This MySQL function returns the number of characters in a given string.


Below is the syntax for this command. Text within square brackets (i.e, [ and ] ) are optional. Choices are separated by bars (i.e, | ). Ellipses preceded by a comma indicates a repeating pattern. Ellipses before or after syntax are used to highlight a relevant except from the larger syntax. Text displayed in italic letters represent text that should be replaced with the specific names related to the database (e.g., column with the name of the column).



This function returns the number of characters in a given string. This is synonymous with CHARACTER_LENGTH(). A multiple-byte character is treated as one character. Use LENGTH() if you want each byte to be counted.


SELECT course_id,
   WHEN CHAR_LENGTH(course_desc) > 30
   THEN CONCAT(SUBSTRING(course_desc, 1, 27), '...')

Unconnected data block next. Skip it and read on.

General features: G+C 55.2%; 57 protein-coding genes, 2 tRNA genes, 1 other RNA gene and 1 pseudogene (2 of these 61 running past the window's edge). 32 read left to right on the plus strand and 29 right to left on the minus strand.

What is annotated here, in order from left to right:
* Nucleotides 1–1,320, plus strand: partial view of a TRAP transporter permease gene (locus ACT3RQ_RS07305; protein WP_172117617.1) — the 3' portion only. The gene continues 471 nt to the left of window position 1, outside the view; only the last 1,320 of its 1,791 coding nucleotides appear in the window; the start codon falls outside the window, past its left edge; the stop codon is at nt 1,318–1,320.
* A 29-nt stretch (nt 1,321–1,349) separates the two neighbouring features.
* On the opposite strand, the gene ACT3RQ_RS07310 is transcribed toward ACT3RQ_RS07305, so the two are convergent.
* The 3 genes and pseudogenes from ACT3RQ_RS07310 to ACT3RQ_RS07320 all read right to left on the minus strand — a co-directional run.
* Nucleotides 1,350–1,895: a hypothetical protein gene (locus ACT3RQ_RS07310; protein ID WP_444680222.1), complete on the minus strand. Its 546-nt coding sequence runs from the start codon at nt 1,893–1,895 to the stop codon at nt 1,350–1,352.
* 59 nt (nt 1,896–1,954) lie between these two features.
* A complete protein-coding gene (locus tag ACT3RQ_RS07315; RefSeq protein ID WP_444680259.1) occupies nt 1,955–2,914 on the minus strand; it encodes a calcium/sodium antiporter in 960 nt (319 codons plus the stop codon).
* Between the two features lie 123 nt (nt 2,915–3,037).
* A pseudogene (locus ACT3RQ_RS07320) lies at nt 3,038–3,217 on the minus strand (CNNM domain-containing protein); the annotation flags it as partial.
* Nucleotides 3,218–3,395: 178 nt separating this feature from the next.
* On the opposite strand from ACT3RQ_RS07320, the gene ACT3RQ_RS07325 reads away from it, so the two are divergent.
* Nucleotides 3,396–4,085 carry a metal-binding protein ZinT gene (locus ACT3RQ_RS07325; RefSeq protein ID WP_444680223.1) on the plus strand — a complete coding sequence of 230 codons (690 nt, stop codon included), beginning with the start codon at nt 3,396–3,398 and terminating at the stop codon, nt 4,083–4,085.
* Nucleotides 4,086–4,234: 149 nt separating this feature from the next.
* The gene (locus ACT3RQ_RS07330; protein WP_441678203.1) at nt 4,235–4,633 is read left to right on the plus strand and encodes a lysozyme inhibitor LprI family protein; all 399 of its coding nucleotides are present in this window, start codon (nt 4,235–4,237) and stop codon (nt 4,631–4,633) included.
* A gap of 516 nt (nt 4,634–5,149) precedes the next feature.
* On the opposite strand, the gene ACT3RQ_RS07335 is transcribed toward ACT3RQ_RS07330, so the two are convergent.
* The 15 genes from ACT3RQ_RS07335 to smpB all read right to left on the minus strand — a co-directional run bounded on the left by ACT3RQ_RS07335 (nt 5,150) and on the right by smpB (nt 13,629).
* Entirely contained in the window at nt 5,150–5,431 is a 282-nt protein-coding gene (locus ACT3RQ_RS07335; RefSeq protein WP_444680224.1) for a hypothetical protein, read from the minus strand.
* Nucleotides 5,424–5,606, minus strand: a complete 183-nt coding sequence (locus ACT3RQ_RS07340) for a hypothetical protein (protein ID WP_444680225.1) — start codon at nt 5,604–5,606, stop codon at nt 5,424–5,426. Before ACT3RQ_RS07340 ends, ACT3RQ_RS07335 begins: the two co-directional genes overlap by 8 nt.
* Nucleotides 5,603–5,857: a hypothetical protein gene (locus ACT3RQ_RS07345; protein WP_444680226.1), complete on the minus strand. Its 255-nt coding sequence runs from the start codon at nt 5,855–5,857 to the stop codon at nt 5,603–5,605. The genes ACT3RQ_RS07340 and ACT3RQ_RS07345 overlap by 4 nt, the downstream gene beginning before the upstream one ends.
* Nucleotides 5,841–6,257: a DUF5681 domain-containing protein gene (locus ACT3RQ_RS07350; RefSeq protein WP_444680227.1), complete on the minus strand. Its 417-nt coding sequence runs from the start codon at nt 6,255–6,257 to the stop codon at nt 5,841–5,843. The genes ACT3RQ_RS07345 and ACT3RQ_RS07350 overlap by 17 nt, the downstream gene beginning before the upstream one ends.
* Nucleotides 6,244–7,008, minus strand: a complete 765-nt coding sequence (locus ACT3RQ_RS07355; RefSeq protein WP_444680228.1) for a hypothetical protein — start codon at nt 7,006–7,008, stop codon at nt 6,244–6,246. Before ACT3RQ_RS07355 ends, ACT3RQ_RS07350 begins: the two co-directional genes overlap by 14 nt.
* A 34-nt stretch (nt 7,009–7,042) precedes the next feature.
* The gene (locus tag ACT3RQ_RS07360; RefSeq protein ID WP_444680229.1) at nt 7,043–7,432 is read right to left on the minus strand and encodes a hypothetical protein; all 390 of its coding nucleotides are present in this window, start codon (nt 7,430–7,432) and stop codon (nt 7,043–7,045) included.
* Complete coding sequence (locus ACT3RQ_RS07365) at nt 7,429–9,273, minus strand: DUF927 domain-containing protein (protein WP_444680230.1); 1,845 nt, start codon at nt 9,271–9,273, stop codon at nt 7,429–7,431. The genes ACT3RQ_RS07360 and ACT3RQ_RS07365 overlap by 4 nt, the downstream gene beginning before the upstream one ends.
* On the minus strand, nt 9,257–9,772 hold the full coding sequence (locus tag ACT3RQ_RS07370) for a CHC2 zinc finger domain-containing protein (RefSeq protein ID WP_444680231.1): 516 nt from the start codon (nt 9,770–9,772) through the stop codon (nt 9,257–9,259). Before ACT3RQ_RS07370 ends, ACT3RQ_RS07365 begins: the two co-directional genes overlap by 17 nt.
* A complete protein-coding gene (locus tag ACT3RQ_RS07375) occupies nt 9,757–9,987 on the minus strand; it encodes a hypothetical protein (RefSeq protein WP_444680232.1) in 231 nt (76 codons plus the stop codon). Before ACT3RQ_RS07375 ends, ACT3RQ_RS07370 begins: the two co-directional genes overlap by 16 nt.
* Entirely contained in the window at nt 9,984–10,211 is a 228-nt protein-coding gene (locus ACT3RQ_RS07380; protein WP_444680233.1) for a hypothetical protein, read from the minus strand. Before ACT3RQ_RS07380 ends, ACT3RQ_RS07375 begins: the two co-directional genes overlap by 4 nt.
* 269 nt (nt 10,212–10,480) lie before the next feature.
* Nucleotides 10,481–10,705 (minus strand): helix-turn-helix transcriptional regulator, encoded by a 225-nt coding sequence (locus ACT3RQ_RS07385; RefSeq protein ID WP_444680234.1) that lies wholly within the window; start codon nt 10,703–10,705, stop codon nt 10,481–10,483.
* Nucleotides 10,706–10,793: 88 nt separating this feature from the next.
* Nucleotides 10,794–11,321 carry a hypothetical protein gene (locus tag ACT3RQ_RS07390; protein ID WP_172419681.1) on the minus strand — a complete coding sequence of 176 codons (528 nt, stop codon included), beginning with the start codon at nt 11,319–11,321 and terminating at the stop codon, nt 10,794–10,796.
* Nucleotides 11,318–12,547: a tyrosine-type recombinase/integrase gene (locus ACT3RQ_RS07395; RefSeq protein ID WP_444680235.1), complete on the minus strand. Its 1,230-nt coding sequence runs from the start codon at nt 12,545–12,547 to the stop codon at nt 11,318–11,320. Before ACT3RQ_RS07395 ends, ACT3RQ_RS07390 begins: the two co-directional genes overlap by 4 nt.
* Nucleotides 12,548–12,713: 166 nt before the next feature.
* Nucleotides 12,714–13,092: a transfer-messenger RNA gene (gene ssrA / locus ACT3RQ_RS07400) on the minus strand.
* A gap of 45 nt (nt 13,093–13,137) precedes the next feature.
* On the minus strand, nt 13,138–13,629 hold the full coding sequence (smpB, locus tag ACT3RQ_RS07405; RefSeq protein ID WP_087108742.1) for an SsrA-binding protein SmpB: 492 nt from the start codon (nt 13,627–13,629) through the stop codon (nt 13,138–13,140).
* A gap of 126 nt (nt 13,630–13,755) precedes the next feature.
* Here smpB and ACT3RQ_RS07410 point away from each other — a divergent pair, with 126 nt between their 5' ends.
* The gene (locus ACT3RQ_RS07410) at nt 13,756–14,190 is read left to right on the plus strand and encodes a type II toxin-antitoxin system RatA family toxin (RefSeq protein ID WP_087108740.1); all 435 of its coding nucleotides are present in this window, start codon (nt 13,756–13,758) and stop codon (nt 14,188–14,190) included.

ELSE course_desc
   END AS Description
FROM courses;

In this example, a CASE control statement is used to specify different display results based on a condition. Using the CHAR_LENGTH() function, MySQL determines whether the content of course_desc is longer than 30 characters. If it is, the SUBSTRING() function extracts the first 27 characters and the CONCAT() function adds ellipsis points to the end of the truncated data to indicate that there is more text. Otherwise, the full contents of course_desc are displayed. See the CHARACTER_LENGTH() description for another example of how CHAR_LENGTH() may be used.